By Topic

The measurement of very low conductivity and dielectric loss in XLPE cables: a possible method to detect degradation due to thermal aging

Sign In

Cookies must be enabled to login.After enabling cookies , please use refresh or reload or ctrl+f5 on the browser for the login options.

Formats Non-Member Member
$31 $13
Learn how you can qualify for the best price for this item!
Become an IEEE Member or Subscribe to
IEEE Xplore for exclusive pricing!
close button

puzzle piece

IEEE membership options for an individual and IEEE Xplore subscriptions for an organization offer the most affordable access to essential journal articles, conference papers, standards, eBooks, and eLearning courses.

Learn more about:

IEEE membership

IEEE Xplore subscriptions

5 Author(s)
Fothergill, J.C. ; Dept. of Eng., Univ. of Leicester, Leicester, UK ; Dodd, S.J. ; Dissado, L.A. ; Liu, T.
more authors

The dielectric response of crosslinked polyethylene (XLPE) insulated, miniature power cables, extruded with inner and outer semicons, was measured over the frequency range 10-4 to 104 Hz at temperatures from 20 to 100 °C. A dielectric spectrometer was used for the frequency range 10-4 to 10-2 Hz. A bespoke noise-free power supply was constructed and used to measure the dc conductivity and, using a Fourier transform technique, it was also used to measure the very low dielectric tanδ losses encountered at frequencies of 1 to 100 Hz. Tanδ measurements of <;10-5 were found in this frequency range and attributed to a β-mode dielectric relaxation lying above 100 Hz due to motion of chain segments in the amorphous region and an β-mode relaxation lying below 1 Hz window due to twists of chains in the crystal lamellae. The dc conductivity measurements were consistent with those of the dielectric spectrometer and indicate lower dc conductivities in vacuum degassed cables than have been previously reported for XLPE (less than 10-17 S.m-1). The conduction process is thermally activated with an activation energy of approximately 1.1 eV. Higher conductivities were found for non-degassed cables. A transformer ratio bridge was used for measurements in the range 1 to 10 kHz; loss in this region was shown to be due to the series resistance of the semicon layers. Thermal ageing of the cables at 135 °C for 60 days caused significant increases in the conductivity and tanδ and it is considered that such measurements may be a sensitive way of measuring electrical degradation due to thermal aging.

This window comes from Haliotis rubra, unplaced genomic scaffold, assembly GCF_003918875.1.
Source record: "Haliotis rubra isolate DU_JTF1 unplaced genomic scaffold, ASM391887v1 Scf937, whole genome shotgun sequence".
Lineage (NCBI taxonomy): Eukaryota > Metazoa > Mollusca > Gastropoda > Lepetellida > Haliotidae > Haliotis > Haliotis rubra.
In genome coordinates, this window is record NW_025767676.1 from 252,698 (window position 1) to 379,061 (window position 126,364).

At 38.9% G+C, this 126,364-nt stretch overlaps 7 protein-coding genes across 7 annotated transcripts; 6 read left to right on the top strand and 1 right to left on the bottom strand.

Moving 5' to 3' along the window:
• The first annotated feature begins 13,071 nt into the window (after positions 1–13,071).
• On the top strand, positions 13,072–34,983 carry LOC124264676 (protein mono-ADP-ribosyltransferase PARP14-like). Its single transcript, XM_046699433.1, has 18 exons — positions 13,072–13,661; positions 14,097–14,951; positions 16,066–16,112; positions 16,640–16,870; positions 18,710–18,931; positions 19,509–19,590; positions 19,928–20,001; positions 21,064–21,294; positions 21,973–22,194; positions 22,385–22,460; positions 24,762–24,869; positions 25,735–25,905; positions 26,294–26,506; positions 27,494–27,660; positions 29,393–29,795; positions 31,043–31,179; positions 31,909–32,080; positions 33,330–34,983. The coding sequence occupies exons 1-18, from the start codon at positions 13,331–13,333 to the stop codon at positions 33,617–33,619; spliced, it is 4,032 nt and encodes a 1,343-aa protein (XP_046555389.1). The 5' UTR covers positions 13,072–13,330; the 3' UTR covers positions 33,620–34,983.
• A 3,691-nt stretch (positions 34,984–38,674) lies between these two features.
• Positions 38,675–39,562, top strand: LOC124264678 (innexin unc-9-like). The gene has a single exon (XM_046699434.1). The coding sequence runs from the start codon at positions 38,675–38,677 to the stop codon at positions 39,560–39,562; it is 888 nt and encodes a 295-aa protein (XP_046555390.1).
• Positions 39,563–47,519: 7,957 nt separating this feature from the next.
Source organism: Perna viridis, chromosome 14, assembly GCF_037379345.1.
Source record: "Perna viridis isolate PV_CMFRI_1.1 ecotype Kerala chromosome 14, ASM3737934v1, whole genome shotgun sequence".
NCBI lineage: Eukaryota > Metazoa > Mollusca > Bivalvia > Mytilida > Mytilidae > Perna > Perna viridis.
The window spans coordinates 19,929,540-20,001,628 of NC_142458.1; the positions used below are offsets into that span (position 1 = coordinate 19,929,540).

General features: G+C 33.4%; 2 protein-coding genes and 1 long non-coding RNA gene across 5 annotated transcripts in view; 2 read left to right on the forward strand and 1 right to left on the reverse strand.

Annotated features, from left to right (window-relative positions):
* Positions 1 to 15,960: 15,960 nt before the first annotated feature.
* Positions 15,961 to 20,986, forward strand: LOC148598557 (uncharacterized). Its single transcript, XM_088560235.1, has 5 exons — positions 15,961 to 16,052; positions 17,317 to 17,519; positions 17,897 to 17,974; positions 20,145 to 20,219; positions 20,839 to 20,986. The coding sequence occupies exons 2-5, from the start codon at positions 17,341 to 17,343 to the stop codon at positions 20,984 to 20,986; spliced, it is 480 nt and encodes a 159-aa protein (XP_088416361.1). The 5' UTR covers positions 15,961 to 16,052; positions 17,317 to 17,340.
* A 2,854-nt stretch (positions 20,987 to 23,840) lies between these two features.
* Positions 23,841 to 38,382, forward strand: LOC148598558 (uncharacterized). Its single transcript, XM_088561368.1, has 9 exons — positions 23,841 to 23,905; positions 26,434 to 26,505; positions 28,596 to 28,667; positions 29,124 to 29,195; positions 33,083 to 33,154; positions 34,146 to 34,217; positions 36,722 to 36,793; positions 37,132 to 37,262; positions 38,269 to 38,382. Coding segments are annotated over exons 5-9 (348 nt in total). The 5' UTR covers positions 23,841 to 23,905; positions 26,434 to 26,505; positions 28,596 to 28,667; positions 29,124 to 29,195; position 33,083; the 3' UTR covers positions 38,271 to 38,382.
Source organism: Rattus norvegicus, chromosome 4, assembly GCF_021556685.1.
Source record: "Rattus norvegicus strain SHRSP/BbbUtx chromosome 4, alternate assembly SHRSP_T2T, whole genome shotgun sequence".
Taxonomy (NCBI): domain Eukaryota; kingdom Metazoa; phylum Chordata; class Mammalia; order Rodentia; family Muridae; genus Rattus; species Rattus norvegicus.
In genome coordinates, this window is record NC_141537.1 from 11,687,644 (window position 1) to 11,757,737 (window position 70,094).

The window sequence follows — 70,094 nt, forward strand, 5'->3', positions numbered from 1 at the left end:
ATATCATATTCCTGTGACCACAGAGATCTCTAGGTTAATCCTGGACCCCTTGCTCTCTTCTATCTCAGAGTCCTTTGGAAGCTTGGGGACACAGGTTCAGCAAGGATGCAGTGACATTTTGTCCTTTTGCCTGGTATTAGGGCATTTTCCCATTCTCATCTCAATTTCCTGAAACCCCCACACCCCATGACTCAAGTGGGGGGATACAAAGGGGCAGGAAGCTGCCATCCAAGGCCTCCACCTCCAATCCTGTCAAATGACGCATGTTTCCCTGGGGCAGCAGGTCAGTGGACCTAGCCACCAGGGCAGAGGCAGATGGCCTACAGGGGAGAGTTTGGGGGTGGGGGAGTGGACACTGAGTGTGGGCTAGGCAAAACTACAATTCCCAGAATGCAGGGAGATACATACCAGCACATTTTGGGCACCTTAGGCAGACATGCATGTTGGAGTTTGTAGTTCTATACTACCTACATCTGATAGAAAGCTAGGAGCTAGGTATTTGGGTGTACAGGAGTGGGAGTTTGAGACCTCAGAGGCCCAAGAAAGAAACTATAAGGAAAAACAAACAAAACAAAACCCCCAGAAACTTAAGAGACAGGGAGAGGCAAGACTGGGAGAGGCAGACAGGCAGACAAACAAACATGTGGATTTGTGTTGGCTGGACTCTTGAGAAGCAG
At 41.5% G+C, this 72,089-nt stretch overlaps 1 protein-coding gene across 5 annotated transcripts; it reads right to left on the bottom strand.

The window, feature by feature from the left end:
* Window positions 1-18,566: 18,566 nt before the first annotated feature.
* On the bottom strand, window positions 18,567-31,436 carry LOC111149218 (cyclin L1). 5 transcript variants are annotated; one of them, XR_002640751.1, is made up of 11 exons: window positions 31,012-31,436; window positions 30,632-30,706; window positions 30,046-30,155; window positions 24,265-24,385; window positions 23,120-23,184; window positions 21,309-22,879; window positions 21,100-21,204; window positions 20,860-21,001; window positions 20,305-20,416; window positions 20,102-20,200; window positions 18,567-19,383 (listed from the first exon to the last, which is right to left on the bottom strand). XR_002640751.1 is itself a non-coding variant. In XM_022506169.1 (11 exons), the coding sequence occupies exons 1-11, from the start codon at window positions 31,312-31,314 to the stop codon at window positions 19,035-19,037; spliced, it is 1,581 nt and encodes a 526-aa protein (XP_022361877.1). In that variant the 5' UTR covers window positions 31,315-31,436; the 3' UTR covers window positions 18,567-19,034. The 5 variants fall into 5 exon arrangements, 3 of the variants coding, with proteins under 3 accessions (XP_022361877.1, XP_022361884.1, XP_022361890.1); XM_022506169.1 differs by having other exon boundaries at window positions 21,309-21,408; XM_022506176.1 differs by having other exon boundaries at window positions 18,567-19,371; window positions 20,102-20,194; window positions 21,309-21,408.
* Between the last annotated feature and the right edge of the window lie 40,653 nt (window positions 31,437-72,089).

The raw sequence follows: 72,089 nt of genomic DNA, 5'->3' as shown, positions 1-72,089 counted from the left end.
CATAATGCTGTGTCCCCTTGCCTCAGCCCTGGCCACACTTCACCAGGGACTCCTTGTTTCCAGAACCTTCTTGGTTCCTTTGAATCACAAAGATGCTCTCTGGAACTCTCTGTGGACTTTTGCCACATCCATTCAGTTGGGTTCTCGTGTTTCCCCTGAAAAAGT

Published in:

Dielectrics and Electrical Insulation, IEEE Transactions on  (Volume:18 ,  Issue: 5 )